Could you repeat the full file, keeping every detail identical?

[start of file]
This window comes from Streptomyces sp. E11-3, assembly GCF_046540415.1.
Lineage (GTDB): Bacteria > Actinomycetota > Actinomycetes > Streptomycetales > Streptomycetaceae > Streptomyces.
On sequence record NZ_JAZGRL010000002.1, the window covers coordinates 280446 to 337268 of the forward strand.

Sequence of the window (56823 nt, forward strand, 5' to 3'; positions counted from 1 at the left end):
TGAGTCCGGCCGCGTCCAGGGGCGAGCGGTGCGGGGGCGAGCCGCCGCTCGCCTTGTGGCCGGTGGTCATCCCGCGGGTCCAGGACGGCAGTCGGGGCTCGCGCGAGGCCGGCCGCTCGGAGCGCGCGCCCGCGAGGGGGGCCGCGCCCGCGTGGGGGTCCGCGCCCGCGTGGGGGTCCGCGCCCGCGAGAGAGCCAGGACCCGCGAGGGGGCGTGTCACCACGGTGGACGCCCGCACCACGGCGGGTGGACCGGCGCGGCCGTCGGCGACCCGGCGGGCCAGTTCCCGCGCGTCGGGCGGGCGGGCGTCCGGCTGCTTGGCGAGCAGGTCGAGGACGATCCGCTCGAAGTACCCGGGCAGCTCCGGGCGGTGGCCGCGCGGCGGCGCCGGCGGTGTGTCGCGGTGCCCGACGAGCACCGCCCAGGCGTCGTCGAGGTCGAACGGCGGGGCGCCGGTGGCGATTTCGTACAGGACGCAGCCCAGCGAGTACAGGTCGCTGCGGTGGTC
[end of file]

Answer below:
This window comes from Streptomyces sp. E11-3, assembly GCF_046540415.1.
Lineage (GTDB): Bacteria > Actinomycetota > Actinomycetes > Streptomycetales > Streptomycetaceae > Streptomyces.
On sequence record NZ_JAZGRL010000002.1, the window covers coordinates 280446 to 337268 of the forward strand.

Sequence of the window (56823 nt, forward strand, 5' to 3'; positions counted from 1 at the left end):
TGAGTCCGGCCGCGTCCAGGGGCGAGCGGTGCGGGGGCGAGCCGCCGCTCGCCTTGTGGCCGGTGGTCATCCCGCGGGTCCAGGACGGCAGTCGGGGCTCGCGCGAGGCCGGCCGCTCGGAGCGCGCGCCCGCGAGGGGGGCCGCGCCCGCGTGGGGGTCCGCGCCCGCGTGGGGGTCCGCGCCCGCGAGAGAGCCAGGACCCGCGAGGGGGCGTGTCACCACGGTGGACGCCCGCACCACGGCGGGTGGACCGGCGCGGCCGTCGGCGACCCGGCGGGCCAGTTCCCGCGCGTCGGGCGGGCGGGCGTCCGGCTGCTTGGCGAGCAGGTCGAGGACGATCCGCTCGAAGTACCCGGGCAGCTCCGGGCGGTGGCCGCGCGGCGGCGCCGGCGGTGTGTCGCGGTGCCCGACGAGCACCGCCCAGGCGTCGTCGAGGTCGAACGGCGGGGCGCCGGTGGCGATTTCGTACAGGACGCAGCCCAGCGAGTACAGGTCGCTGCGGTGGTC